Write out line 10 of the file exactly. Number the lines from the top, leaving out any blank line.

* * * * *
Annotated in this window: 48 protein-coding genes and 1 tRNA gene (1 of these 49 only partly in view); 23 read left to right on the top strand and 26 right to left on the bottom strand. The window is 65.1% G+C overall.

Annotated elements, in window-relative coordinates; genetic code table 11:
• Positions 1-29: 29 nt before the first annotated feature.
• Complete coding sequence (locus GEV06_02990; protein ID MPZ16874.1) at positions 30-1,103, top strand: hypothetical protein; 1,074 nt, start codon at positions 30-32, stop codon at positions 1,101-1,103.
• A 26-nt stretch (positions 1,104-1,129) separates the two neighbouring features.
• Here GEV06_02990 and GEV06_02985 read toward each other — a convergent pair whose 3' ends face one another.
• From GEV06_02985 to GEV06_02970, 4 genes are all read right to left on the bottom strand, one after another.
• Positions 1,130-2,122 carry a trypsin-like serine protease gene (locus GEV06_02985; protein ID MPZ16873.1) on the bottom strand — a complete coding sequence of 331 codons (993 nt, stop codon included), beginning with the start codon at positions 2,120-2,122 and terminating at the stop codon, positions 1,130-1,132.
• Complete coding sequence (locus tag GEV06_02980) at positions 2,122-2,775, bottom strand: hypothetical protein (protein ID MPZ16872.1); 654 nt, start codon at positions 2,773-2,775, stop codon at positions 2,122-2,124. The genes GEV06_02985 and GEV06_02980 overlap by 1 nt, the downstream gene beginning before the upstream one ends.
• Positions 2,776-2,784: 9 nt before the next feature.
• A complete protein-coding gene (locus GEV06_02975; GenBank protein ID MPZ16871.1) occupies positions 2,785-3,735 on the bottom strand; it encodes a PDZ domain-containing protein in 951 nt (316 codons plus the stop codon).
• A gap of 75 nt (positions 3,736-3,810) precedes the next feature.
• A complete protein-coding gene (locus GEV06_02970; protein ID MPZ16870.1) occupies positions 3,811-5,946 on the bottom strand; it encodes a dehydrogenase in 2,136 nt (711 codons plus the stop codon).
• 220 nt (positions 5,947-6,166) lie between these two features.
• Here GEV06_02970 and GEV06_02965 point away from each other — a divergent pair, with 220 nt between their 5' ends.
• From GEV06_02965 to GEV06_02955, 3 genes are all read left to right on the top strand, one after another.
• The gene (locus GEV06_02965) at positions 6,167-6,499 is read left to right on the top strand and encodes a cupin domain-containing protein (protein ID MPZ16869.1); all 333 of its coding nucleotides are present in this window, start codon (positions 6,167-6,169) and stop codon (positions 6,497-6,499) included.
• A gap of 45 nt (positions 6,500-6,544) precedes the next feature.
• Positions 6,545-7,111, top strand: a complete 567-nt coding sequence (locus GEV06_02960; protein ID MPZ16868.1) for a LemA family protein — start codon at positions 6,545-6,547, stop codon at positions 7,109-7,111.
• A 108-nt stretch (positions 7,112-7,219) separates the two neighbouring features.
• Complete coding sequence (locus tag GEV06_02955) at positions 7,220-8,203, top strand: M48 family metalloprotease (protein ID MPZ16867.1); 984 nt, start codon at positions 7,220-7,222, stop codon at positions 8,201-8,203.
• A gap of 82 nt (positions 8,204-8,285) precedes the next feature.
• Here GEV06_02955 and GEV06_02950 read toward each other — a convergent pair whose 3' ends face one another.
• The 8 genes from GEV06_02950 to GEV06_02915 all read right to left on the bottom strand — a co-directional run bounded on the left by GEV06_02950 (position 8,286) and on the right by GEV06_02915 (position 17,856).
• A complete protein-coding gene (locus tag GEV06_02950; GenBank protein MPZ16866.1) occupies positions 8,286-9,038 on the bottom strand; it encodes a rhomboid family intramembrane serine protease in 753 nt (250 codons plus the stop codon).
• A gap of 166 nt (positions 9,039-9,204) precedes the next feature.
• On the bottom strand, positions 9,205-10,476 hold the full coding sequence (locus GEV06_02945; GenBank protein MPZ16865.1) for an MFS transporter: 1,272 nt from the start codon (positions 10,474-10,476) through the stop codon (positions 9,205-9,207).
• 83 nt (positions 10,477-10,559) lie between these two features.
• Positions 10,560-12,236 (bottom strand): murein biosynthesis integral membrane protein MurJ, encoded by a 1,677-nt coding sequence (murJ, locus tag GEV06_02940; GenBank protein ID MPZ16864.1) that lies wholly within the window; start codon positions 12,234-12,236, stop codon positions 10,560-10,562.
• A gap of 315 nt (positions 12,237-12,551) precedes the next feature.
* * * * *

• Positions 2,776-2,784: 9 nt before the next feature.